The rys breed among themselves now. The second generation retains traits that we seek, yet we cannot look upon them without feeling a deep distaste. I will oversee another round of refined breeding spells with pure blood tabre. Our hopes are high that this time the Kwellstan Sect will enhance the race according to its inspired visions. ~ Daykash Fane, 1862 Kwellstan calendar
Dacian pushed away troubling concerns about his reprimand. The peace of deep meditation soothed him until a lifeforce drew his attention like sweet nectar attracting a bee. A rys was approaching Jingten from the west. He watched her with his farseeing mind while lying on his bed. Although he appeared to only be staring at the ceiling, his mind filled the Jingten Valley and went up the slopes of the mountains until he felt the aching cold of the snowy peaks in his bones.
Across this majestic landscape he watched the solitary rys female. A crow seemed to be following her.
When Dacian extracted his mind from meditation, he contemplated the mystery of where she could have been. Dacian sat up and swung his bare feet off his bed. He had begun his meditation yesterday, or perhaps…he was not sure. His body felt hungry. His meditation must have lasted longer. Even a rys needed to eat sometimes. Power did not come from nothing.
Stretching his arms, Dacian went to the open window. The morning sun was pushing back the chill that had gripped the valley all night. He selected a clean tunic from his wardrobe. He was surprised that Halor had not disturbed him from his lengthy meditation, but it was likely Daykash Breymer was keeping him busy. Dismally, Dacian supposed Halor was glad to have him out of the way since the incident with the acolytes from Kahtep.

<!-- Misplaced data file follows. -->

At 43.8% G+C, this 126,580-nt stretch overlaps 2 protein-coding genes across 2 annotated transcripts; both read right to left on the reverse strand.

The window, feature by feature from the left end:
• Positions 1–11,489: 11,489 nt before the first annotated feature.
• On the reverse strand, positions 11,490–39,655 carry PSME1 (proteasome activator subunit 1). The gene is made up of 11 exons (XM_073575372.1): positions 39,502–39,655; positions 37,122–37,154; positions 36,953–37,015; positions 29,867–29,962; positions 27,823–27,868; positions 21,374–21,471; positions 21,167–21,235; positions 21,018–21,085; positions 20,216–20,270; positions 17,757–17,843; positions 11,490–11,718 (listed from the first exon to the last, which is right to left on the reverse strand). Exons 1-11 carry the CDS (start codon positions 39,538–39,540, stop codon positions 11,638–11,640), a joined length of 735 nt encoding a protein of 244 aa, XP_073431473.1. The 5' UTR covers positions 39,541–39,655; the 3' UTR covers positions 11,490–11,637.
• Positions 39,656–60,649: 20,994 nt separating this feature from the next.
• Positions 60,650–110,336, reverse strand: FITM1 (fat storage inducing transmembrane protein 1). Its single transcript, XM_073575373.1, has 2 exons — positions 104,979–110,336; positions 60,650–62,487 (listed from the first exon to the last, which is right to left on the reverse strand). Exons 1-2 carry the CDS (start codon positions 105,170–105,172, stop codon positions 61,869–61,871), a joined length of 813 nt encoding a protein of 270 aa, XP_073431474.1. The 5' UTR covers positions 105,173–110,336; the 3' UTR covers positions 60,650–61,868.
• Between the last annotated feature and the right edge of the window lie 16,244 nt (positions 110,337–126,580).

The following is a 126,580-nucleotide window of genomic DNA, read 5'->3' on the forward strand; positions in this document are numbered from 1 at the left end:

He slipped on the tunic and cinched the waist with a leather belt. After pulling on soft suede boots he headed for the kitchen. The breakfast crowd had cleared out and the dining room was empty, but three rys workers remained in the kitchen. They were talking pleasantly among themselves until the cook sensed Dacian quietly standing between the pillars that separated the dining area from the kitchen.
“Dacian,” the cook smiled and waved him into the room full of fires and kettles and rows of utensils, jars, jugs, and sacks.
“Good morning, Exaton,” Dacian greeted and nodded amicably to the two other workers, Ifil and Lang, who were scrubbing dishes in a large sudsy sink.
“Ah, you are hungry,” Exaton observed. “I have not seen you at a meal for three days.”
“That long?” Dacian murmured.
Exaton waved a hand impatiently at his subordinates, silently commanding them to fetch a plate. Ifil and Lang reacted, but they did not take their eyes from Dacian and so they bumped into each other as they headed for a cupboard while wiping their hands.
“Come sit with me, Dacian,” Exaton invited. “We were just about to have a snack.” The cook ushered him to one of the work tables and pulled out a chair. As Dacian seated himself, Exaton said, “So, have you been deep in some great spell all these days?”
Dacian glanced up at the broad-faced rys in a sleeveless white shirt and clean apron. The cook was sincerely interested in what Dacian had been doing. He seemed even to think that it was important.
“Meditating,” Dacian said simply.
Exaton seated himself and nodded gravely. “Yes, one such as you has much to think about. Great spells don’t just make themselves up. It’s not as if you are just trying to boil beans like me.”
“I imagine cooking takes some care. Even boiling beans,” Dacian said.
Exaton shrugged modestly, pleased by Dacian’s graciousness. “It’s usually easiest just to use the fires. Zapping a roast with a spell is only practical if one’s pressed for time. Still, it does not come out quite the same. Some things can’t be rushed,” he said.
Lang set out dishes for all of them while Ifil delivered a pitcher of cold water, bread, cheese, sliced cold venison, and a bowl of spiced squash sweetened with honey.